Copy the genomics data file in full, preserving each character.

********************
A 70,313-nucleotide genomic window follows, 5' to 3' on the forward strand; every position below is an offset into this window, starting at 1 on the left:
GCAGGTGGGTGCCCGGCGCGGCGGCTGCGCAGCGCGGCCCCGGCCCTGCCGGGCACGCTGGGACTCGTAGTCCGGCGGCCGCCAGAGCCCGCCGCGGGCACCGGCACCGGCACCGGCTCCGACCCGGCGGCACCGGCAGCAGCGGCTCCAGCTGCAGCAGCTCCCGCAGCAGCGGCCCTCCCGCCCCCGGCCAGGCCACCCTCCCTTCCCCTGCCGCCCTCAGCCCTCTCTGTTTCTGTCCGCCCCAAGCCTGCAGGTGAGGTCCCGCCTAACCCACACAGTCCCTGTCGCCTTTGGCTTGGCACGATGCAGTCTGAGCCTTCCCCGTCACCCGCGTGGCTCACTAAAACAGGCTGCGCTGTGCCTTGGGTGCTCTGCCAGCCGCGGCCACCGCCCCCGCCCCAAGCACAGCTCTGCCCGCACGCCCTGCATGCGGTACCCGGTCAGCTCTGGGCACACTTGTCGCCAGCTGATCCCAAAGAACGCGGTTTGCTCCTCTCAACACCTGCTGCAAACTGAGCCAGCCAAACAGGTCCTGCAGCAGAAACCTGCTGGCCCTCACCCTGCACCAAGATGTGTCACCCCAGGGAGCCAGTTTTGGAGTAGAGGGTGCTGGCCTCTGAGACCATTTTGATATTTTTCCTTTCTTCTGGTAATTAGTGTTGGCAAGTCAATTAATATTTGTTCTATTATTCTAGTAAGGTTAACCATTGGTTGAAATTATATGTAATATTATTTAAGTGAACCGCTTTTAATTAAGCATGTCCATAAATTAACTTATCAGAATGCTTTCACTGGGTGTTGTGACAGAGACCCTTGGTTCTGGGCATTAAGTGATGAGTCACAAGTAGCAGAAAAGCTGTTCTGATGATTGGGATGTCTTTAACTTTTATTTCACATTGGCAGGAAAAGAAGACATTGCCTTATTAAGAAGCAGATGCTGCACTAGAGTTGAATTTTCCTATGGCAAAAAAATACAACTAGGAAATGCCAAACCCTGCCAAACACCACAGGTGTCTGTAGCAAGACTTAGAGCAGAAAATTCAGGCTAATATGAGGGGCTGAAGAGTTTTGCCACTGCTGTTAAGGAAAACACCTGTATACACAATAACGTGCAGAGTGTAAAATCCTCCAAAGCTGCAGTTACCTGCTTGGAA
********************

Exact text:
A 70,313-nucleotide genomic window follows, 5' to 3' on the forward strand; every position below is an offset into this window, starting at 1 on the left:
GCAGGTGGGTGCCCGGCGCGGCGGCTGCGCAGCGCGGCCCCGGCCCTGCCGGGCACGCTGGGACTCGTAGTCCGGCGGCCGCCAGAGCCCGCCGCGGGCACCGGCACCGGCACCGGCTCCGACCCGGCGGCACCGGCAGCAGCGGCTCCAGCTGCAGCAGCTCCCGCAGCAGCGGCCCTCCCGCCCCCGGCCAGGCCACCCTCCCTTCCCCTGCCGCCCTCAGCCCTCTCTGTTTCTGTCCGCCCCAAGCCTGCAGGTGAGGTCCCGCCTAACCCACACAGTCCCTGTCGCCTTTGGCTTGGCACGATGCAGTCTGAGCCTTCCCCGTCACCCGCGTGGCTCACTAAAACAGGCTGCGCTGTGCCTTGGGTGCTCTGCCAGCCGCGGCCACCGCCCCCGCCCCAAGCACAGCTCTGCCCGCACGCCCTGCATGCGGTACCCGGTCAGCTCTGGGCACACTTGTCGCCAGCTGATCCCAAAGAACGCGGTTTGCTCCTCTCAACACCTGCTGCAAACTGAGCCAGCCAAACAGGTCCTGCAGCAGAAACCTGCTGGCCCTCACCCTGCACCAAGATGTGTCACCCCAGGGAGCCAGTTTTGGAGTAGAGGGTGCTGGCCTCTGAGACCATTTTGATATTTTTCCTTTCTTCTGGTAATTAGTGTTGGCAAGTCAATTAATATTTGTTCTATTATTCTAGTAAGGTTAACCATTGGTTGAAATTATATGTAATATTATTTAAGTGAACCGCTTTTAATTAAGCATGTCCATAAATTAACTTATCAGAATGCTTTCACTGGGTGTTGTGACAGAGACCCTTGGTTCTGGGCATTAAGTGATGAGTCACAAGTAGCAGAAAAGCTGTTCTGATGATTGGGATGTCTTTAACTTTTATTTCACATTGGCAGGAAAAGAAGACATTGCCTTATTAAGAAGCAGATGCTGCACTAGAGTTGAATTTTCCTATGGCAAAAAAATACAACTAGGAAATGCCAAACCCTGCCAAACACCACAGGTGTCTGTAGCAAGACTTAGAGCAGAAAATTCAGGCTAATATGAGGGGCTGAAGAGTTTTGCCACTGCTGTTAAGGAAAACACCTGTATACACAATAACGTGCAGAGTGTAAAATCCTCCAAAGCTGCAGTTACCTGCTTGGAA